This is the step that takes the longest, because it involves th...

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Structuring an Investigation, Part 2

February 12, 2021
When I last posted, I described how to structure an extended investigation. In short, you need to start with your core adventure design. Decide what things your heroes must learn in the investigation; your adventure simply can't proceed unless they learn these two or three (or however many) things. Then decide what things they might learn in the investigation that would be helpful but not mandatory; maybe there's two to four of these. You made your list of "musts" and a list of "mights."


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Structuring an Investigation, Part 1

February 2, 2021
It's often fun--and sometimes necessary--to put an investigation scene into an adventure. You're going through three layers to create one:

* Your adventure design, which requires the heroes find out one or several things.
* Your presentation to the GM, who must understand how to get the players to what they need to understand.
* The players, who must find the investigation engaging and useful.

This is not easy! 

It helps to work on these from top to bottom, and I'm going to talk about writing each...

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A Helpful Bard

January 28, 2021
I've been making up some NPC stat blocks for Pathfinder Second Edition, and I kind of kept running with it and made up an extra one. Here's a bard you can use as an ally for your low-level heroes, or as a foe to bolster the enemies they face.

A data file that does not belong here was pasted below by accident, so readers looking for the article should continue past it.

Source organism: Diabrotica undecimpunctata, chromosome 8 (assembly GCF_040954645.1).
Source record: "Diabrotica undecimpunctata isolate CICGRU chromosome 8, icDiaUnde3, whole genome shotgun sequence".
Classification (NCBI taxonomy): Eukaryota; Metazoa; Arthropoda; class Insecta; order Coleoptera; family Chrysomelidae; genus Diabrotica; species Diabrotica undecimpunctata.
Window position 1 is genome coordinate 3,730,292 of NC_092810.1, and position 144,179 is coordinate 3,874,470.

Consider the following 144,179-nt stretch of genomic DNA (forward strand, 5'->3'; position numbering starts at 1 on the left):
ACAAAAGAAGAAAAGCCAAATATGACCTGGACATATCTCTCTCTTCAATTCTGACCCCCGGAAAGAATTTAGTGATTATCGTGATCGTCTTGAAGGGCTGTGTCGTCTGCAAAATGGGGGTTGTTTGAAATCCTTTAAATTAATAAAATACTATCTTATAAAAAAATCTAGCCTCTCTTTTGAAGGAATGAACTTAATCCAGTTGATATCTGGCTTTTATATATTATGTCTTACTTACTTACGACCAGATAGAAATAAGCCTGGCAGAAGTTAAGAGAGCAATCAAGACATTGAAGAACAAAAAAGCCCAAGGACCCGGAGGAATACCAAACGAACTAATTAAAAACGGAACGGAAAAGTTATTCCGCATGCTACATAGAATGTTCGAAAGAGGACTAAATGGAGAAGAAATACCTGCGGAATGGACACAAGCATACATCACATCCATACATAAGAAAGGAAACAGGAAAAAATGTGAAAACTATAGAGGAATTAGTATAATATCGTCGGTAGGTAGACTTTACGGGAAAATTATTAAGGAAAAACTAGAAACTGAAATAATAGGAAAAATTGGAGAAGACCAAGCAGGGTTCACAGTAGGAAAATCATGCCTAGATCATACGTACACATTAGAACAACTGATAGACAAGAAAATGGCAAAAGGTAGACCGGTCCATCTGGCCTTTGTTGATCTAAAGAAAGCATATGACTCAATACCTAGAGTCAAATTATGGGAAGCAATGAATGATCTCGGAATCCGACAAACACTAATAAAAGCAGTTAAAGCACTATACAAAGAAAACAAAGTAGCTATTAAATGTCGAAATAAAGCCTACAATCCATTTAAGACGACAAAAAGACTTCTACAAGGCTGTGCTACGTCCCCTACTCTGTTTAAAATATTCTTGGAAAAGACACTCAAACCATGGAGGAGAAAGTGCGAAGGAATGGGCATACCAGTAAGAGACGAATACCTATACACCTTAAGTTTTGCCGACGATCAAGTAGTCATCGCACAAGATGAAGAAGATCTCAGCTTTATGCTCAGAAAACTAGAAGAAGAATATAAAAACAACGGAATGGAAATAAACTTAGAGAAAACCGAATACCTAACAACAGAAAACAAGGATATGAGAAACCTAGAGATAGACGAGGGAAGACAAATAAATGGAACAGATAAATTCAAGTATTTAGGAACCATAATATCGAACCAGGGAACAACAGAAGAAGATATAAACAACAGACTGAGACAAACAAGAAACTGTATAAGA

Note that in Pathfinder Second Edition, as in Starfinder, NPCs aren't built the same way that player characters are. They look and act more like monsters, and have some impossible-for-normal characters-to-replicate statistics. Frankly, we try to avoid cal...

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Building Fun Scavenger Hunts

January 22, 2021
A very common type of quest in RPGs is a scavenger hunt: go get these three (or four, or five, or ten) things. For example, the heroes might have to go get four kinds of herbs for a poultice, or bring back the heads of five different monsters. I'm developing an adventure right now that has the heroes collecting bugs; in an adventure I recently developed, they need to get parts of a magical key. There are lots of things to go look for, but the general trend is "go get these things then come ba...
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Okay to Screw It Up a Little

January 11, 2021
I was talking to my friend John Godek yesterday for our biweekly chat about Starfinder and our lives, Digital Divination (which you can listen to here). There, we sometimes talk about our Starfinder actual-play podcast, Intrepid Heroes (which you can listen to here). One of the key elements of our podcast that we wanted to include was mistakes. Not that we wanted to screw things up on purpose, but we wanted to keep in the mistakes in math or rules that we make, instead of editing them out to ...